Cockburn takes up the defense of Samuel Clarke's theory in later works. Her first defense of Clarke was made in Remarks upon some Writers. Here we find the language of ‘fitness' occupying an even more prominent place than it had done in the Defence. This is only natural, given that the work is partly devoted to a defense of Clarke's fitness theory, which had come to prominence in the intervening years. Throughout her discussion, Cockburn maintains a commitment to the basic view that morality is founded in the nature of humans and God. She sees this view as cohering with the general concept of fitness that she locates in Clarke and his followers. In the Remarks upon some Writers, Cockburn responds to critics of Clarkean moral fitness theory. These critics attack Clarke from a shared basic view of morality as a system of laws expressing God's will. These laws are enforced by rewards and punishments that obligate by appealing to the fundamental human desire for happiness and freedom from pain. Rewards and punishments are thus seen as the fundamental means of harmonizing God's will and human interest. Their main objection to fitness theory is that fitness relations are not primitive moral constructs, but actually presuppose more primitive constructs — i.e., God's will and human interest. Clarke's theory is accused of failing to provide sufficient account of these fundamental facts of divine and human nature. Cockburn responds to this line of criticism by arguing that fitness theory in fact rests upon a more robust conception of the relationship between the will of God and human interest than do the voluntarist accounts offered by Clarke's critics.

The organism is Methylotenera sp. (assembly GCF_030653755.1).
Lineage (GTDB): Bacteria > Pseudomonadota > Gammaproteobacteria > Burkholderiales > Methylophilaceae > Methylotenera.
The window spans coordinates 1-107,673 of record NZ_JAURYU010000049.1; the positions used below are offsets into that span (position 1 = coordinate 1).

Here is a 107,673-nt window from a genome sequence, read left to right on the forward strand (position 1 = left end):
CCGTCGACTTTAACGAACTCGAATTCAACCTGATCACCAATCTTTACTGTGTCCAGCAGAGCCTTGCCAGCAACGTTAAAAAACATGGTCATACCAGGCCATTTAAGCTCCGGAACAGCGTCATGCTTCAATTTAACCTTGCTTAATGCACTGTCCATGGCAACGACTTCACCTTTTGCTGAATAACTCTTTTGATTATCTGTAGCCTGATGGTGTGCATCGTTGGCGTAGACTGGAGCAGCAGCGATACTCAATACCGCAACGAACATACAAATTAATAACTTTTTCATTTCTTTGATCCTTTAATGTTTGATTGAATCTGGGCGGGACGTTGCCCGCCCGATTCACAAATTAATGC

According to Cockburn, fitness theory assumes that both human nature and God's creative will are fundamental for morality. Fitness theory rests upon the view that human interest is a basic expression of a human nature brought into being by divine will. Natural good and evil are thus fundamental concepts for moral fitness theory, for it is human nature and all that is associated with it that provides the basis for moral law. For Cockburn, it is through knowledge of our own and God's natures that humans can understand the right and proper relations that ought to subsist in the universe. According to this account, moral obligation arises from the demands of our natures — that is, we ought to be guided by that which is suitable and proper to our natures as rational and social beings. Common sense judges virtuous practice according to what is fit and natural, and not merely according to the good the practice produces.